What are Mistakes that Lawyers Make?

Monday, December 17, 2012

On a cold December night more than 100 lawyers -- many of whom had only earlier this month been admitted to the bar -- turned out for the Boston Bar Association’s annual “Mistakes New Lawyers Make.” There a panel of six lawyers of different backgrounds shared professional advice useful to attorneys of all experience levels -- including legal tips, networking and how to keep clients happy.

Panelists included Moderator David E. Wilson (Corwin & Corwin LLP),Marie E Giraud (Morrison Mahoney LLP), Von Bryant (Foley Hoag LLP), Jessica A. Massey (Massachusetts Office of the Attorney General), Gabriel Cheong (Infinity Law Group LLC), and Adrienne Penta ( Brown Brothers Harriman & Co.)

We will be running all of the tips in a four part series in BBA Week. Our first week will focus on Professional Pitfalls:

• Don’t guess when someone asks you a question. Saying something along the lines of, “I don’t know the answer, but I will get back to you,” is much better than giving the wrong answer.

• Seek out a mentor early on. Have a person of whom you can ask questions. Get out of your office and get your questions answered.

• Never press “send” after 1:00AM. If there is no need to send something late, then don’t. It is better to wake up early and reread a piece of work. The extra polish and shine on a person’s work is important to his or her personal brand.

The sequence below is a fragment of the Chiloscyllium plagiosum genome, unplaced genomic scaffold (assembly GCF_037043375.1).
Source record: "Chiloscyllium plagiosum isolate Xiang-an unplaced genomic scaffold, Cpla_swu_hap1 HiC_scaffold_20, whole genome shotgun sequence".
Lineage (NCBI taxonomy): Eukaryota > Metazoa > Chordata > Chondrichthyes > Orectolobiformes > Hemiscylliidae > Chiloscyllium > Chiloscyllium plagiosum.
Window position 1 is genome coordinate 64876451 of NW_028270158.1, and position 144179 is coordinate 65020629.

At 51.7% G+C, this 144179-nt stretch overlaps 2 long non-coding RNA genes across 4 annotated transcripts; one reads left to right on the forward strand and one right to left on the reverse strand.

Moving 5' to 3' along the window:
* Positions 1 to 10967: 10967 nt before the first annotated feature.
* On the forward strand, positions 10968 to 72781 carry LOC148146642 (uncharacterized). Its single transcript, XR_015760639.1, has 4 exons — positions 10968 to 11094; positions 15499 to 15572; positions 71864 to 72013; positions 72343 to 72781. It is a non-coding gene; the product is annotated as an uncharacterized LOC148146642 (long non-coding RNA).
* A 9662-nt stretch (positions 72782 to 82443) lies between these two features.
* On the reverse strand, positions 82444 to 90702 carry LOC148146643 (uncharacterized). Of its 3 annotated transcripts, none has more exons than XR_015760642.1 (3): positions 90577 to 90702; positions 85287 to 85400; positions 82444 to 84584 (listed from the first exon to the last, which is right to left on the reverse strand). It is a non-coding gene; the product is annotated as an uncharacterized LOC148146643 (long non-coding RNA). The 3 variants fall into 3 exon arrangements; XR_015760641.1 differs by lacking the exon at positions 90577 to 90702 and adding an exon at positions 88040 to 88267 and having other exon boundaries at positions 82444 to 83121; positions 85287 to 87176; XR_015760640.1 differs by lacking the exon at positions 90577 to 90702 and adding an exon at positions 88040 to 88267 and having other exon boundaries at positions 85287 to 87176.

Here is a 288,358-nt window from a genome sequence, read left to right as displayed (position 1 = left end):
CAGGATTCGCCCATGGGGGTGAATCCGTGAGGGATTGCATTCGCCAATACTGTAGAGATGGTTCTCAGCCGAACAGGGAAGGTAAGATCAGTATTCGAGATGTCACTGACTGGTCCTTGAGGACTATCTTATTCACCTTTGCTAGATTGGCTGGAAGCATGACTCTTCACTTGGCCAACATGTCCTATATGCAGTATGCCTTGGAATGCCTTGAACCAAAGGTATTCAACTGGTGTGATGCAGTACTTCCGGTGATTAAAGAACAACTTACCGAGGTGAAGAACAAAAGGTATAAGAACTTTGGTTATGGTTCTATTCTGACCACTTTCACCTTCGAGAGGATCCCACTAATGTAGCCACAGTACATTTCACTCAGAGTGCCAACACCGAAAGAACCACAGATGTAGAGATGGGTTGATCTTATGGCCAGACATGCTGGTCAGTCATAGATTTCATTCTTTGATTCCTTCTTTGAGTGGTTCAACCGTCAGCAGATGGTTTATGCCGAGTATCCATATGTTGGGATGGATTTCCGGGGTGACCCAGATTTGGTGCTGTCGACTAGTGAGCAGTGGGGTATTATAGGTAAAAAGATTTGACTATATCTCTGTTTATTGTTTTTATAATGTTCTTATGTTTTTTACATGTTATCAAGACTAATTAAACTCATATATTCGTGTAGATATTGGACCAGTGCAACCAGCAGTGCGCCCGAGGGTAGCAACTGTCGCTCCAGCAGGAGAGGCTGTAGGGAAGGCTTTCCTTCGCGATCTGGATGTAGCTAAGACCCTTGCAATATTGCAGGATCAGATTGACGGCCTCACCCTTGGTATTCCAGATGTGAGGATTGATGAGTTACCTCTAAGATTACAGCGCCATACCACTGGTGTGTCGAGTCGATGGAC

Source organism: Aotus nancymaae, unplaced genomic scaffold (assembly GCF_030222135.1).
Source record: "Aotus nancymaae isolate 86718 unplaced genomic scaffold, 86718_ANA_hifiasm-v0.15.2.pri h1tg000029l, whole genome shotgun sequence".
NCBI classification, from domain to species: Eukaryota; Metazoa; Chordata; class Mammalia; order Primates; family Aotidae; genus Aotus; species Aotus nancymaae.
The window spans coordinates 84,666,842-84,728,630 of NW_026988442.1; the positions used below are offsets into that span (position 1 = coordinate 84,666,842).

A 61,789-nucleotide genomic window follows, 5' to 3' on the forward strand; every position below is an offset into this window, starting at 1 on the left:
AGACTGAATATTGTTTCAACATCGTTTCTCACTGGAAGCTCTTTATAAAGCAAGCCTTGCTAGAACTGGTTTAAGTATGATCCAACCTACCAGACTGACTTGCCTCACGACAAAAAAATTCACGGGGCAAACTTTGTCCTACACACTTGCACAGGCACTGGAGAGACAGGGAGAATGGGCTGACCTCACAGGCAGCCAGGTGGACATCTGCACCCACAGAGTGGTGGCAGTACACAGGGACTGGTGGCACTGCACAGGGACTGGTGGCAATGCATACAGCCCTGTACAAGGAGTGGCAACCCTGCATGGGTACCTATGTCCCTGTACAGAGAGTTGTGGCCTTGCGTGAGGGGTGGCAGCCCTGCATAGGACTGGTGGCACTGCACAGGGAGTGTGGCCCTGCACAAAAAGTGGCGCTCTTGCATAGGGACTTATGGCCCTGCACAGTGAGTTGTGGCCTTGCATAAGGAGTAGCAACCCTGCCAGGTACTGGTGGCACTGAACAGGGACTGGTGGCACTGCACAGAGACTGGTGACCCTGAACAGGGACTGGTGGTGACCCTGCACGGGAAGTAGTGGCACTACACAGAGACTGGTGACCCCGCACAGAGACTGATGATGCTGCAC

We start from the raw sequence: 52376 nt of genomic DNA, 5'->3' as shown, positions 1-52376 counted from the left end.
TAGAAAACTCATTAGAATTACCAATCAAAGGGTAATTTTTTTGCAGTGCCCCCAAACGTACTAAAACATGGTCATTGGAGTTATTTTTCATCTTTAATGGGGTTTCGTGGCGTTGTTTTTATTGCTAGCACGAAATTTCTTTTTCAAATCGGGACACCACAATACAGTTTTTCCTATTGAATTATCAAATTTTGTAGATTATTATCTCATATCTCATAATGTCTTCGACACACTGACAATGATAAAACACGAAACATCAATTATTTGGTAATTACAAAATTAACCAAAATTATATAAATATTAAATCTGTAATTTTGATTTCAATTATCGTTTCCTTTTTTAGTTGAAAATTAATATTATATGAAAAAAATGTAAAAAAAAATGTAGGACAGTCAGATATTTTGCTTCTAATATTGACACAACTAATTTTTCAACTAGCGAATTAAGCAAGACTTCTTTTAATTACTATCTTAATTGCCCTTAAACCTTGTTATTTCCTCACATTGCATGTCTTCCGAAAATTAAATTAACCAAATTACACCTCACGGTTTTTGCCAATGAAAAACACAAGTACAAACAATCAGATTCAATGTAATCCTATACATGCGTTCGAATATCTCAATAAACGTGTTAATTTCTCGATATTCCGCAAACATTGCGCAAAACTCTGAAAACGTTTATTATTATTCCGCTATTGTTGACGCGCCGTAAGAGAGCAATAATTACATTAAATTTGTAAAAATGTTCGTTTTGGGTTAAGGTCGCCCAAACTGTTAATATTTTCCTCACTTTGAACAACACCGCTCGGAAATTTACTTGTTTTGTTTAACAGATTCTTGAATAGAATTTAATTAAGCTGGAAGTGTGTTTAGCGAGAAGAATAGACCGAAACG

• Don’t feel the need to be more combative or aggressive than necessary. You can always get more aggressive. It is not as easy to “unannoy” someone on the other side of a deal.

• The BBO has a hotline you can call to tell them about a mistake you made and they will inform you of the possible consequences of your mistakes.

• Lawyers Concerned for Lawyers deals with alcohol abuse among lawyers. Don’t let the stress associated with work overwhelm you.

• Learn to say “no,” in a tactful way. In order to please multiple bosses, you must get work done in a timely manner and manage bosses’ expectations about time management.

• Don’t commit to something and then not get it done. Be realistic. Be honest.

• When you make a mistake, be honest with yourself that you made a mistake. Accept it. Own it. Decide how bad is the mistake is. Try to come up with a solution to propose when bringing a mistake to the attention of a supervisor.

• Don’t try to fix your mistakes too quickly. Acting to quickly can lead to another mistake.

• Be candid with those you are working with. Don’t try to gloss over your mistake. If someone finds out down the line, the situation will be much worse than if you had told them in the beginning. Own up to your mistake.

• Take steps to make sure the mistake doesn’t happen again. Employers don’t like to see the same mistake twice.